You'll see something a little different today on our website - we're dedicating a section to opinion columns. The goal is to give our audience a destination for intelligent, provocative debate and commentary on the issues of the day. To do so, we'll be calling on a diverse range of contributors - most of them freelancers.
Our Chief Correspondent Peter Mansbridge wasn't on the set as host of The National last night. Instead he was a few blocks away, being inducted into the Canadian News Hall of Fame. At last night's event, he gave a speech showcasing many of the attributes that his colleagues appreciate every day. But the heart of his remarks were about the future of the CBC.
In the early hours of yesterday morning, two Palestinian men attacked a synagogue in Jerusalem, killing five people. Israeli police shot and killed the two attackers. Reporter Derek Stoffel and others led our coverage in an exemplary way: explaining what happened, what it meant, and what could happen next. But we've also received a fair bit of criticism over the very first headline we wrote online when the story broke.
Ottawa police estimated that 50,000 people attended this year's Remembrance Day commemoration at the National War Memorial. CBC News spoke to a man, wearing a uniform and decorations, about the significance of the day. By the next day, we'd begun to hear from sharp-eyed military personnel: that beret, those badges, the decorations... they weren't up to scratch, weren't quite right...
As Canada prepares to send fighter aircraft and support staff to Iraq to join in the fight against the Islamic State, journalists are debating what words to use when describing what Canada is going to be involved in. Is it simply "airstrikes"? A "combat mission"? Or should we refer to it as a "war"? This is the sort of issue that arises all the time in a newsroom. The words we choose matter. But those choices are often quite contentious, because the world is full of conflicts and contradictions.
About the Blog
CBC News is committed to accountability and transparency. Jennifer McGuire, General Manager and Editor in Chief of CBC News and other senior leaders contribute to material in this space.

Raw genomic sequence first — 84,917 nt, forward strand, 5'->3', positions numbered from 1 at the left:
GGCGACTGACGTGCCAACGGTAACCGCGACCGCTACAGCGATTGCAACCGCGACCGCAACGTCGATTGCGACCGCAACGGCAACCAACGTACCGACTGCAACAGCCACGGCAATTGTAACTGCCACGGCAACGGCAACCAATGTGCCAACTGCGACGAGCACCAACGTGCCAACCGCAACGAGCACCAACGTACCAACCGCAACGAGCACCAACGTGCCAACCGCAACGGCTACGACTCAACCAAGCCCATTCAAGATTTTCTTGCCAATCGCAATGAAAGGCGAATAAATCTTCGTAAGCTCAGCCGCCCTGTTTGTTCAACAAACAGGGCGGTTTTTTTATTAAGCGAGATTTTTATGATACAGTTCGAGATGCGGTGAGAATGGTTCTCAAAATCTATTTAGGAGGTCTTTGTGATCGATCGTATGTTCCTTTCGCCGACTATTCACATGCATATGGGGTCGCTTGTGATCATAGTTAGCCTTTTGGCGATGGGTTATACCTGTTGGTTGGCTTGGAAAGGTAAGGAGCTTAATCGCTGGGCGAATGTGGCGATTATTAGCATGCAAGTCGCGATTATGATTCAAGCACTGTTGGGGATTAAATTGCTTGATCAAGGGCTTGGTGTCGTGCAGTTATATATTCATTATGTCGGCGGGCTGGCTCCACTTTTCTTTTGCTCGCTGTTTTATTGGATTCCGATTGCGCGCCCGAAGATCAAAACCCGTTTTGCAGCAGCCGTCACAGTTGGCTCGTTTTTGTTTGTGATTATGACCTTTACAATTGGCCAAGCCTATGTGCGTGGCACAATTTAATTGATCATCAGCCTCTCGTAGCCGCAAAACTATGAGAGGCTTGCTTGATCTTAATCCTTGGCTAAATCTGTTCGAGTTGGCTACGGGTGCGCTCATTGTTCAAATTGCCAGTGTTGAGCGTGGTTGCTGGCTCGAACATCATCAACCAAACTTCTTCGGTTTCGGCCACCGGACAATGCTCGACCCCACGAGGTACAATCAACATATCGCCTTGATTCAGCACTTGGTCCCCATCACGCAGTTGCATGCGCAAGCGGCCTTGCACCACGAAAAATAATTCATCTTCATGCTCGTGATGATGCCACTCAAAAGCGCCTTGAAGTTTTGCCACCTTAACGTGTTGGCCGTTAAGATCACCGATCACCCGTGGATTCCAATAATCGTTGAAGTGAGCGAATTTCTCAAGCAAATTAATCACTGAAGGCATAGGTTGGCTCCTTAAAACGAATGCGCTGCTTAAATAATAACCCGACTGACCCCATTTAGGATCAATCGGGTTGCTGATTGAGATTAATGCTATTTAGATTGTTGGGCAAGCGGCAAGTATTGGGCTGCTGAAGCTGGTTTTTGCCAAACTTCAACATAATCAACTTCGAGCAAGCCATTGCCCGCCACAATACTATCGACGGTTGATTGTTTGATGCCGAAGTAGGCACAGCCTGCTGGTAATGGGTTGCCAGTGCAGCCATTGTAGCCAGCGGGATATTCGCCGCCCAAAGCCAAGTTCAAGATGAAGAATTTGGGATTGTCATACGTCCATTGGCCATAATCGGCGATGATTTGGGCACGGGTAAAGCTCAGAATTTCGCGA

CBC News on Twitter
Jennifer McGuire on Twitter
Top News Headlines
- Medical students face 'alarmingly high' rate of depression, study finds
- More than one-quarter of medical students worldwide suffer from depression and suicidal thoughts, says a new study published in the Journal of the American Medical Association. That's about three times higher than the prevalence in the general population. more »
- North Vancouver homeowners fight 361% increase in property assessment — and lose
- As property assessments are on the rise in B.C., a recent appeal from North Vancouver shows how municipal plans to densify left one owner with an $18,000 property tax bill. more »
- Search-plane decision ends 12-year procurement odyssey
- A 12-year military procurement odyssey, meant to replace the air force's nearly 50-year-old Buffalo search planes, will finally come to an end on Thursday. The Liberal government has chosen the Airbus C-295 transport as the country's next fixed-wing search-and-rescue plane, according to defence and industry sources more »
- Canadians' average debt load now up to $22,081, 3.6% rise since last year
- The average Canadian now owes $22,081 in consumer debt, a figure that doesn't include any mortgages, debt monitoring firm Equifax says. more »
- Your brain registers more than you think you see, NYU researchers find
- The brain is capable of retaining information about subliminal images - those that unknowingly affect your mind, a team of scientists confirms in a study in the journal Neuron. more »